HB 1002 has been assigned to the Senate Tax and Fiscal Policy Committee, though its future is uncertain. A similar bill, SB368, was pulled due to similar concerns regarding its impact on local government funding.
Changes coming to current laws
Three likely-to-pass-bills this session would see changes to the state’s turn signal law, revise the legal definition of rape and remove the handgun permit requirement.
SB 124 would remove a requirement for Hoosier motorists to signal at certain distances before changing lanes. The bill would repeal a law requiring Indiana drivers to issue their intention to turn at 200 feet, or to change lanes at 300 feet in a 50 mph or higher zone.
The bill, if it becomes law, would take effect Jan. 1, and would also require that motorists signal turns and lane changes within “a reasonable time” before completing them. SB 124 also requires Hoosiers who are subject to both an administrative and court-ordered license suspension file a petition for specialized driving privileges in the court that ordered the suspension, the bill says.
HB 1079 would close a loophole in Indiana law to legally define what consent is when it comes to rape. The legal criteria for rape would be expanded to include situations where a person engages in sexual activity with another person under the belief they are someone else the person knows, and where the belief is intentionally caused by any sort of pretense or concealment by the subject. The definition would also be expanded to include situations where a person engages in sexual activity with another person and the person has expressed a lack of consent, either verbally or through conduct, to sexual activity, the bill says.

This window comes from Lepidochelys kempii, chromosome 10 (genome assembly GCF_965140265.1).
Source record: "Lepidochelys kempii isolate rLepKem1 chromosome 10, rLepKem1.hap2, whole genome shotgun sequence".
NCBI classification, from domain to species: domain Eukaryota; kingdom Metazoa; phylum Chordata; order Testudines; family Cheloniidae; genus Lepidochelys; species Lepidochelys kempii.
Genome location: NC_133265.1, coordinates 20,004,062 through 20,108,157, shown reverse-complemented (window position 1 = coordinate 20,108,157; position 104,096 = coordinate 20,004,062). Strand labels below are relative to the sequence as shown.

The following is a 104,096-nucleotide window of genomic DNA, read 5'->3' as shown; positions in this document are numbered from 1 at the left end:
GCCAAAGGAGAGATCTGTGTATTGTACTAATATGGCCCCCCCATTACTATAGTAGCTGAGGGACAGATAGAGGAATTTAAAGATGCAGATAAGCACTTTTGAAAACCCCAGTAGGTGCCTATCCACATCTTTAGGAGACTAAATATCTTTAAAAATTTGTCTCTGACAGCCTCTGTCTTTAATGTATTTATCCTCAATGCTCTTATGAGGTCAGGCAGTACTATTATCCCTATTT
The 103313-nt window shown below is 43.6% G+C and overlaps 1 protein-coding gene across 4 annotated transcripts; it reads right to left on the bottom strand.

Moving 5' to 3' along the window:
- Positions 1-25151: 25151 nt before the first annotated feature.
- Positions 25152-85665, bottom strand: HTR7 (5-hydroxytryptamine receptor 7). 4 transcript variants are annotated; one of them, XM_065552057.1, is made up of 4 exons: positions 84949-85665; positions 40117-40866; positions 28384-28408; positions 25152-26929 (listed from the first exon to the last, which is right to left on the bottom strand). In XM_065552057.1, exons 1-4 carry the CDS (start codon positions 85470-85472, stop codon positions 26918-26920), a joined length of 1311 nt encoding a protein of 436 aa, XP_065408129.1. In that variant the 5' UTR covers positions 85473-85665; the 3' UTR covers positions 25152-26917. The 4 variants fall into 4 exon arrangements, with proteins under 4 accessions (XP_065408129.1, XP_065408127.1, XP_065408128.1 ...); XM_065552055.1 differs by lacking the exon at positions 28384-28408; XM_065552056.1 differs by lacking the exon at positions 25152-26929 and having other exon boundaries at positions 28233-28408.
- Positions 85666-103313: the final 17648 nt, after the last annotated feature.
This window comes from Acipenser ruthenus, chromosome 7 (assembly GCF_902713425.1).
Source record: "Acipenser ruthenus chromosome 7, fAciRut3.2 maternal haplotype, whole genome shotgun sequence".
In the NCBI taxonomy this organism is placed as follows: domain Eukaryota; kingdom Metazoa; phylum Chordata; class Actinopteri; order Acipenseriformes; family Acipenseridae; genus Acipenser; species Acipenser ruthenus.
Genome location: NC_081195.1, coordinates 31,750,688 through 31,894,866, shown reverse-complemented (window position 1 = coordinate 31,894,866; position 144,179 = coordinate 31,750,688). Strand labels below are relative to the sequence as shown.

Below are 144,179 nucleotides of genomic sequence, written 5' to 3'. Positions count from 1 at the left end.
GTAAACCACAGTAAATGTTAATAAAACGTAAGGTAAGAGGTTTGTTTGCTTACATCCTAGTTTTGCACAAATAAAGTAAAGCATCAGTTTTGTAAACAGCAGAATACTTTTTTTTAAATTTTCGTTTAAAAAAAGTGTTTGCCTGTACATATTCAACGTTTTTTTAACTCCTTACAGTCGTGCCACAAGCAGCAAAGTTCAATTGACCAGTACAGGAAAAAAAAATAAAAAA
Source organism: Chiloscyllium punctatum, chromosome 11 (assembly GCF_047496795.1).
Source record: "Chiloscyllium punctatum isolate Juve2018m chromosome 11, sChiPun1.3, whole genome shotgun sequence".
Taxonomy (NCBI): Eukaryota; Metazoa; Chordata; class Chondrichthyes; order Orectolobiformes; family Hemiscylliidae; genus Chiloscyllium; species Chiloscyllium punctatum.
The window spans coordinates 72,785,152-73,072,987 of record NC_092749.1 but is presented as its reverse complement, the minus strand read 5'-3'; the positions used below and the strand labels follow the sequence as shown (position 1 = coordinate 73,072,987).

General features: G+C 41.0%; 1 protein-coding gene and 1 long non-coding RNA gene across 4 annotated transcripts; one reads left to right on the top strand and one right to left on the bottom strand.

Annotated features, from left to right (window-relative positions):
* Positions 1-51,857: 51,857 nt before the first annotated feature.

HB 1077 would remove the requirement that adults apply for a handgun permit, and would allow anyone 18 or older to carry a handgun except for reasons such as having a felony conviction or a dangerous mental illness. But those who want a handgun will still need to complete a form with the Bureau of Alcohol, Tobacco, Firearms and Explosives (ATF). Additionally, the bill would move theft of a firearm from a Level 6 Felony to a Level 5, which carries a sentence of 1-6 years in prison and a fine of up to $10,000, the bill says.
SB 124 passed the Senate unanimously, and has been assigned to the House Roads and Transportation Committee. HB 1079 passed the House 86-3, and is now before the Senate Corrections and Criminal Law Committee. HB 1077 passed the House 64-29, and has been assigned to the Senate Judiciary Committee. All three bills were awaiting hearing dates Monday afternoon.
The legislative session is scheduled to end by mid-March.